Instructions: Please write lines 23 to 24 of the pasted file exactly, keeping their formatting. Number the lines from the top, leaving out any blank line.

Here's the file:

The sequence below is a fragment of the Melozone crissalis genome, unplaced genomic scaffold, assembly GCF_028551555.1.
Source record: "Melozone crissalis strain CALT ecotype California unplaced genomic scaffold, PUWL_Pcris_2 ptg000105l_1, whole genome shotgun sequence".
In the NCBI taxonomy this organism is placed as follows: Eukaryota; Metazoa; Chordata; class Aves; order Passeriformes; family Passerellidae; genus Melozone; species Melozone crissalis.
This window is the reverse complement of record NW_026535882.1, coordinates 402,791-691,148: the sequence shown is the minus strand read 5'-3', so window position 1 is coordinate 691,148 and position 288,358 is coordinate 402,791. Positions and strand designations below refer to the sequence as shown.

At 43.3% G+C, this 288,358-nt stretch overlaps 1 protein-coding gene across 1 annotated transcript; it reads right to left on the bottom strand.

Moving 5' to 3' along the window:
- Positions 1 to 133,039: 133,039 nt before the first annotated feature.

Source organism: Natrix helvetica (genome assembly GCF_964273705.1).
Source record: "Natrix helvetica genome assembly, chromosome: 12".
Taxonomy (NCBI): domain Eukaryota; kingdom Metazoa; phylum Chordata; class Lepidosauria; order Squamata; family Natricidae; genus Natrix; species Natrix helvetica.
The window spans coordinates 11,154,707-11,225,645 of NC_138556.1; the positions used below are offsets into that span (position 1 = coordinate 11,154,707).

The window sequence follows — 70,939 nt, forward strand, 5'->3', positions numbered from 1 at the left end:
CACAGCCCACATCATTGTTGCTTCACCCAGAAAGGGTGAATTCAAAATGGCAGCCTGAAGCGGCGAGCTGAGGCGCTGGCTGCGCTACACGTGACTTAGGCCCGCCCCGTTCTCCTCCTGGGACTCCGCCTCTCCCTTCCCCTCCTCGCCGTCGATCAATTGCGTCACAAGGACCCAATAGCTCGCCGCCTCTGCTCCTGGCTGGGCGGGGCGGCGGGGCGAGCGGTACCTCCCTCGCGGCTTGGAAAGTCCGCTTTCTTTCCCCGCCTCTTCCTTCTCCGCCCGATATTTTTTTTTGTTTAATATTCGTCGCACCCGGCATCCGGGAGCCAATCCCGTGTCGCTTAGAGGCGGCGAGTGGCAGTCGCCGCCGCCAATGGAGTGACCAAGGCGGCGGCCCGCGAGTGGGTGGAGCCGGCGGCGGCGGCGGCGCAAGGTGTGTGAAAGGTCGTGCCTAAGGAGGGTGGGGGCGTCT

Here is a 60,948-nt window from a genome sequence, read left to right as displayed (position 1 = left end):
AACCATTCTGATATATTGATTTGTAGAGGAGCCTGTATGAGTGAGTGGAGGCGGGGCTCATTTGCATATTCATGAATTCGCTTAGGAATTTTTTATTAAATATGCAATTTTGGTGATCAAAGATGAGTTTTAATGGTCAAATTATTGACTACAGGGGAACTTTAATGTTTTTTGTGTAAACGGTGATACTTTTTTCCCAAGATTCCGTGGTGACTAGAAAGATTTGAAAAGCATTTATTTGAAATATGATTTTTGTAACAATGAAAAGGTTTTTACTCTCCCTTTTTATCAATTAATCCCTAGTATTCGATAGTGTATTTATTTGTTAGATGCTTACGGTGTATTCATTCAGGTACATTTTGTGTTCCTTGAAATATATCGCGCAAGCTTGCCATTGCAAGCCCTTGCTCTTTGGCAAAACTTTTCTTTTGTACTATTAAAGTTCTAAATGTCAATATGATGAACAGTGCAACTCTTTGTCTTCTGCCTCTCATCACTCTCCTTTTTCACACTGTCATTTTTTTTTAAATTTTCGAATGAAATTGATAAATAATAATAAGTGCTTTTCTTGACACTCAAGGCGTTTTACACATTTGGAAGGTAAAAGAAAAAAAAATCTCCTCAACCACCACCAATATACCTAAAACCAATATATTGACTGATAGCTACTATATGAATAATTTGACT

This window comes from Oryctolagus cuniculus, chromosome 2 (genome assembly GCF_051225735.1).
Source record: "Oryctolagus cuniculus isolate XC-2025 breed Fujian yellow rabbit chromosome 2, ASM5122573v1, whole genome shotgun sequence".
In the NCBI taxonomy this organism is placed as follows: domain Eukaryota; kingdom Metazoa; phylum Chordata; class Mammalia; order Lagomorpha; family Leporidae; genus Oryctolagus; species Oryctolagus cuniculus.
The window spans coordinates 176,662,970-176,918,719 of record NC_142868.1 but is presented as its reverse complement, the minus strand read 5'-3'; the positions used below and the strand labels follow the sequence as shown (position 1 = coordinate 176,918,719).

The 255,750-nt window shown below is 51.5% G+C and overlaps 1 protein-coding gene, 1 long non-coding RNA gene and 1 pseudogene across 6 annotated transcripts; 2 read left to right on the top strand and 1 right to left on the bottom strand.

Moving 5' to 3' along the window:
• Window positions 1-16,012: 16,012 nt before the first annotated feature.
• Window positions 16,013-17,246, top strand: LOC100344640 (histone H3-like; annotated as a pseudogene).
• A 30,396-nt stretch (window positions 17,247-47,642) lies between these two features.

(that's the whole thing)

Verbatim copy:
• Window positions 16,013-17,246, top strand: LOC100344640 (histone H3-like; annotated as a pseudogene).
• A 30,396-nt stretch (window positions 17,247-47,642) lies between these two features.